4 J. Hum. Rts. & Env't. 1 (2013)

handle is hein.journals/jhre4 and id is 1 raw text is: 

Journal of Human Rights and the Environment, Vol. 4 No. 1, March 2013, pp. 1-5


Rio+20:   a critique  - The   global is personal:   the personal is   global

Following two decades on  from the ground-breaking United Nations Conference on
the Human  Environment  in Stockholm  in 1972, the United Nations Conference on
Environment  and Development  in Rio in 1992 promised much in terms of the matur-
ing of international environmental law. Among its most significant achievements,
which included reaching international agreements on climate change and biodiversity,
was the launch of the supposedly paradigm shifting concept of sustainable develop-
ment into international law and policy agendas and ultimately, our global conscious-
ness. This development ostensibly represented an attempt to redraw the relationship
between  humanity and  the environment on a more viable footing, recognizing the
complex  interplay between environmental, social and economic factors. Accordingly,
the United Nations  Conference  on Sustainable Development   (Rio+20) provided
an ideal opportunity to take stock of progress - or the lack of it - in the intervening
20 years. What then was made  of this opportunity?
   In fairness, as Adelman suggests, there is much to be discouraged about both in
relation to the Rio+20 process and its outcomes. Widespread  disappointment  is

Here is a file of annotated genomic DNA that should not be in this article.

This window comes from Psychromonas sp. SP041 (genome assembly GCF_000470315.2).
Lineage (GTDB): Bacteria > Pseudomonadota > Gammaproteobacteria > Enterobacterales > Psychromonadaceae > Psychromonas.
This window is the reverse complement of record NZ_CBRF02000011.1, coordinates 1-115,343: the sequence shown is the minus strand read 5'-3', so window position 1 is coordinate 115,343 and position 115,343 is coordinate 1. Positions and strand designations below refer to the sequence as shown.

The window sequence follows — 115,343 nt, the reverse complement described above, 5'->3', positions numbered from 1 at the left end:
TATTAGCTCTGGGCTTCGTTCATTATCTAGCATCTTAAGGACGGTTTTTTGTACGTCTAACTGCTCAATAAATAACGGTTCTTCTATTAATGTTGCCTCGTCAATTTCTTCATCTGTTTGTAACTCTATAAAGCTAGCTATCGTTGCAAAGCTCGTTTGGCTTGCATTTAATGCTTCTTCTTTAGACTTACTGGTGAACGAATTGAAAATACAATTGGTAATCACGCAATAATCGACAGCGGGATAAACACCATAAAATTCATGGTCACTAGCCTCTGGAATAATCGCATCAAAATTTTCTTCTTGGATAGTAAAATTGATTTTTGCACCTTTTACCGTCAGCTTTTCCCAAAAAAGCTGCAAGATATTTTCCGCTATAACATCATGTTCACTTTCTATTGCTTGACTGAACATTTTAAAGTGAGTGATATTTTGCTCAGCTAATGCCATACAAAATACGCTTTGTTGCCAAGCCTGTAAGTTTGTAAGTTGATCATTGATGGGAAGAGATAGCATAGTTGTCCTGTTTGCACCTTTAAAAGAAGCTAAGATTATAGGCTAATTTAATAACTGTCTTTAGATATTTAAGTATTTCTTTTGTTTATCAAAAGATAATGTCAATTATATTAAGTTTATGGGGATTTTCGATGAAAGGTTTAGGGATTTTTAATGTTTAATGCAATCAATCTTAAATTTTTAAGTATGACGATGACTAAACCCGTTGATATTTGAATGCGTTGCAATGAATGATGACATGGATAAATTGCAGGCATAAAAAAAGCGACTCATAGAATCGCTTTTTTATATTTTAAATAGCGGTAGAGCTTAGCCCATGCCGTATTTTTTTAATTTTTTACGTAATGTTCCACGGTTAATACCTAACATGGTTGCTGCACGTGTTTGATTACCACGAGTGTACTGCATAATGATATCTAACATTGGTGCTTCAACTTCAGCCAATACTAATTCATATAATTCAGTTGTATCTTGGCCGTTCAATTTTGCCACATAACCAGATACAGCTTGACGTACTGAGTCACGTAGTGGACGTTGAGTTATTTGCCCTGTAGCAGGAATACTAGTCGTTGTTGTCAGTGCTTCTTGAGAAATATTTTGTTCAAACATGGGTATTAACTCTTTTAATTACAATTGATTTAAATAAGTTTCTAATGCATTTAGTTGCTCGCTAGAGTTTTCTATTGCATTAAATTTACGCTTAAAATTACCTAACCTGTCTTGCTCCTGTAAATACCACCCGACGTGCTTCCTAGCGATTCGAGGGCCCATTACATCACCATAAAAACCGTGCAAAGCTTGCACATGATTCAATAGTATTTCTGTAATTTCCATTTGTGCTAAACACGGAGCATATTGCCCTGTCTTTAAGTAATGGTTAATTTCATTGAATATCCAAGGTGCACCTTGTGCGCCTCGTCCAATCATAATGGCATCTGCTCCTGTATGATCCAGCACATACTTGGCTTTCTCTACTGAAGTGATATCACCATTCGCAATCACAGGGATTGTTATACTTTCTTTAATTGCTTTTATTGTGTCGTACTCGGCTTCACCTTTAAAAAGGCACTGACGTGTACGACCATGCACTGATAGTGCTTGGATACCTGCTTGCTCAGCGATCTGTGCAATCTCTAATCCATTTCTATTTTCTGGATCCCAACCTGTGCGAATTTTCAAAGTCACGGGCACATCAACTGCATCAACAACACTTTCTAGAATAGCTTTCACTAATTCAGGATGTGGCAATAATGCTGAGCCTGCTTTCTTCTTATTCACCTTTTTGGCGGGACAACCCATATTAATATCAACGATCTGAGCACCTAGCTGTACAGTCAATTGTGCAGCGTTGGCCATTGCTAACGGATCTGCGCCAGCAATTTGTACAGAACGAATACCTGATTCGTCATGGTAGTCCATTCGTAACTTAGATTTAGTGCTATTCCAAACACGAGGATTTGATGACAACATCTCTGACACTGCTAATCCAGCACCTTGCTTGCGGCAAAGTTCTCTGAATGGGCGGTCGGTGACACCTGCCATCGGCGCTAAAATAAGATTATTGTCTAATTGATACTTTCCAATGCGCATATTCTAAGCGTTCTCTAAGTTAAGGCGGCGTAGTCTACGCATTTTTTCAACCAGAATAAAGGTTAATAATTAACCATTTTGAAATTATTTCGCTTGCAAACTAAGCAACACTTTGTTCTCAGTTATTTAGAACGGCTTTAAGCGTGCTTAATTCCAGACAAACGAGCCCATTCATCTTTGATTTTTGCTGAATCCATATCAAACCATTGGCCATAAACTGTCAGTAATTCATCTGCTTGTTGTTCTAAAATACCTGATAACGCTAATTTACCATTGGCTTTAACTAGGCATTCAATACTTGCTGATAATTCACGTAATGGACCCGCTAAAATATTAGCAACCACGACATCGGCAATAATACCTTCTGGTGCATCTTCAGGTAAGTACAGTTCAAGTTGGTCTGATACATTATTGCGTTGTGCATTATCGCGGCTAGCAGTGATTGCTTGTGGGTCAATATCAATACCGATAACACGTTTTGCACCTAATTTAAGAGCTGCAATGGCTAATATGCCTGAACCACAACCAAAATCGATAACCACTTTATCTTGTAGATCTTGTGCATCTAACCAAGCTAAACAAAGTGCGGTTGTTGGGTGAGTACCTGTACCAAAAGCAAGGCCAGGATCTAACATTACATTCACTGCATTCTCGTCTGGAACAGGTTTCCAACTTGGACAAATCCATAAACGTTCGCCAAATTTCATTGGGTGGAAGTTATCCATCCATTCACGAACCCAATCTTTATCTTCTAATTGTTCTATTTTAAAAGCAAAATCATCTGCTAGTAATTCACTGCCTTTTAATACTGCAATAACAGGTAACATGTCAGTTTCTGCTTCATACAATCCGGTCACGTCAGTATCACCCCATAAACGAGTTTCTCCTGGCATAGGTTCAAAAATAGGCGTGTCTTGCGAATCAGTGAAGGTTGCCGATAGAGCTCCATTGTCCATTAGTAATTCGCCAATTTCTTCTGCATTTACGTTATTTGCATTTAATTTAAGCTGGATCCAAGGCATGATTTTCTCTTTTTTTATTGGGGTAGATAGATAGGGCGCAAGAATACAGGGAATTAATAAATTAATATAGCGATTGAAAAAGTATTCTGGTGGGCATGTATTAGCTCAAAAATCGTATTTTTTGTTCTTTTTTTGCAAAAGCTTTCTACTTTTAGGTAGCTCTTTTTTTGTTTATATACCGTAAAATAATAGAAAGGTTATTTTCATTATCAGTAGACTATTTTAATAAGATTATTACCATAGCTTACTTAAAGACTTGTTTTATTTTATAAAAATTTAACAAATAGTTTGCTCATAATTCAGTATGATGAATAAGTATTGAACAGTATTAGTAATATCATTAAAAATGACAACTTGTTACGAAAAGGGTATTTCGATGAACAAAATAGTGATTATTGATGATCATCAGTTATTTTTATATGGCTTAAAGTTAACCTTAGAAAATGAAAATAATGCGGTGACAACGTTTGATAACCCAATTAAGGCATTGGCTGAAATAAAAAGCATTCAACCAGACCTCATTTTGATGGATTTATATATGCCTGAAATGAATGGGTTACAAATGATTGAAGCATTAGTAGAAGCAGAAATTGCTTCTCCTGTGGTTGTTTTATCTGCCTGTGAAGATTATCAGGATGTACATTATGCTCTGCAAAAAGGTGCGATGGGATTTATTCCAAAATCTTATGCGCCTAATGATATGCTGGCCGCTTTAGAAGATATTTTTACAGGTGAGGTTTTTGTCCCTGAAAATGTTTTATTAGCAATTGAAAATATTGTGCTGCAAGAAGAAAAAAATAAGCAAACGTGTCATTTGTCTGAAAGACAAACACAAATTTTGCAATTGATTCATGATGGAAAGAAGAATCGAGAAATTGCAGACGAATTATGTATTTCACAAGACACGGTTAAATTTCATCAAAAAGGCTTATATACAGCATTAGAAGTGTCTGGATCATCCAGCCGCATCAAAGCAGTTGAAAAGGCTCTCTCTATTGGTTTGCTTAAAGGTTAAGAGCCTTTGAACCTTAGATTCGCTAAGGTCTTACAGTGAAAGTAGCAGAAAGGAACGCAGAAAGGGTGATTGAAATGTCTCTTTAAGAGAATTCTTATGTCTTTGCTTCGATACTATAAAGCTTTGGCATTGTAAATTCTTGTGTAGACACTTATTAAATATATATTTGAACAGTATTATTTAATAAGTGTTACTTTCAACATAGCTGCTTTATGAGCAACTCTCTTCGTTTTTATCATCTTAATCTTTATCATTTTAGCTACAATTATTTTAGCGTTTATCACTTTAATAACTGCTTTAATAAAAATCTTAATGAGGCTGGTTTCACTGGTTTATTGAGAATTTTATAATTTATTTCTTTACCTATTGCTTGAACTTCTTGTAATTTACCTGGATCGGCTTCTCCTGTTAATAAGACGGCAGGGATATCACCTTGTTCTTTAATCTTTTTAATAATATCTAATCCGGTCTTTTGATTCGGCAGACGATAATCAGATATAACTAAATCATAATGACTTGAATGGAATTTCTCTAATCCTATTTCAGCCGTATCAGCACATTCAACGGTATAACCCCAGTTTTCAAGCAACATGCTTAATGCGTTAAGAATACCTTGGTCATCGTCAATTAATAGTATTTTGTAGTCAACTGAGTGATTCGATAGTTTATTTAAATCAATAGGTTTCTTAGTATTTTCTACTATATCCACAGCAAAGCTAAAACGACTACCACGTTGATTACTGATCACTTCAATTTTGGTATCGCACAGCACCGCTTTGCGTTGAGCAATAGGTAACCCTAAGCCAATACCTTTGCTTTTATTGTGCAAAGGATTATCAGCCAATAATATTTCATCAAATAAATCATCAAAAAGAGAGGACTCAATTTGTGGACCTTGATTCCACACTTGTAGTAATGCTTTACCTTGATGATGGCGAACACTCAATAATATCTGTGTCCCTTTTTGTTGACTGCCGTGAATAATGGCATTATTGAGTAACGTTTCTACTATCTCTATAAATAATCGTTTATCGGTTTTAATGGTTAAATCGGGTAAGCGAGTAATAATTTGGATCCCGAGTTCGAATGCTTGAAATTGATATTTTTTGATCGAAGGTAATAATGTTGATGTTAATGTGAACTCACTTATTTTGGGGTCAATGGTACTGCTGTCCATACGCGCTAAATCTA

clearly indicated not only by the (arguably expected) critical views of the 'usual sus-
pects' (such as Greenpeace, which called Rio+20 a 'failure of epic proportions') but
is also evident in the more constrained views of 'establishment' figures. For example,
Janez Poto6nik (Europe's Environment Commissioner) expressed a certain amount of
frustration with the final text, commenting that: '[t]he document does not entirely
match  our ambition or meet the challenge the world faces. But it's an important
step forward ... That's why we must engage  with it  '2 Such  muted frustration,
however,  casts off establishment constraints in the views of the more radically
inclined nations, whose frustration was communicated  in far stronger terms. For
example, Nicaragua's representative, Miguel d'Escoto Brockmann, pulled no punches
when  he stated that '[o]ur final document is an opportunity that has been missed.
It contributes almost nothing to our struggle to survive as a species 3
   The depressing reality is that in the context of the stagnation that has characterized
the more challenging  aspects of international environmental law in recent years
(characterized - as Lyster points out - most markedly by the recurrent failure of the
Climate Change  regime to make  meaningful progress in developing a successor to
the Kyoto Protocol), the very fact that any agreement was reached at all at Rio+20
is significant - even if that significance is painfully paradoxical in its implications.

1.   J Watts and L Ford, 'Rio+20 Earth Summit: Campaigners Decry Final Document',
<http://www.guardian.co.uk/environment/201 2/jun/23/rio-20-earth-summit-document>
accessed 8 October 2012.
2.   Ibid.
3.   Ibid.

0 2013 The Author                        Journal compilation 0 2013 Edward Elgar Publishing Ltd
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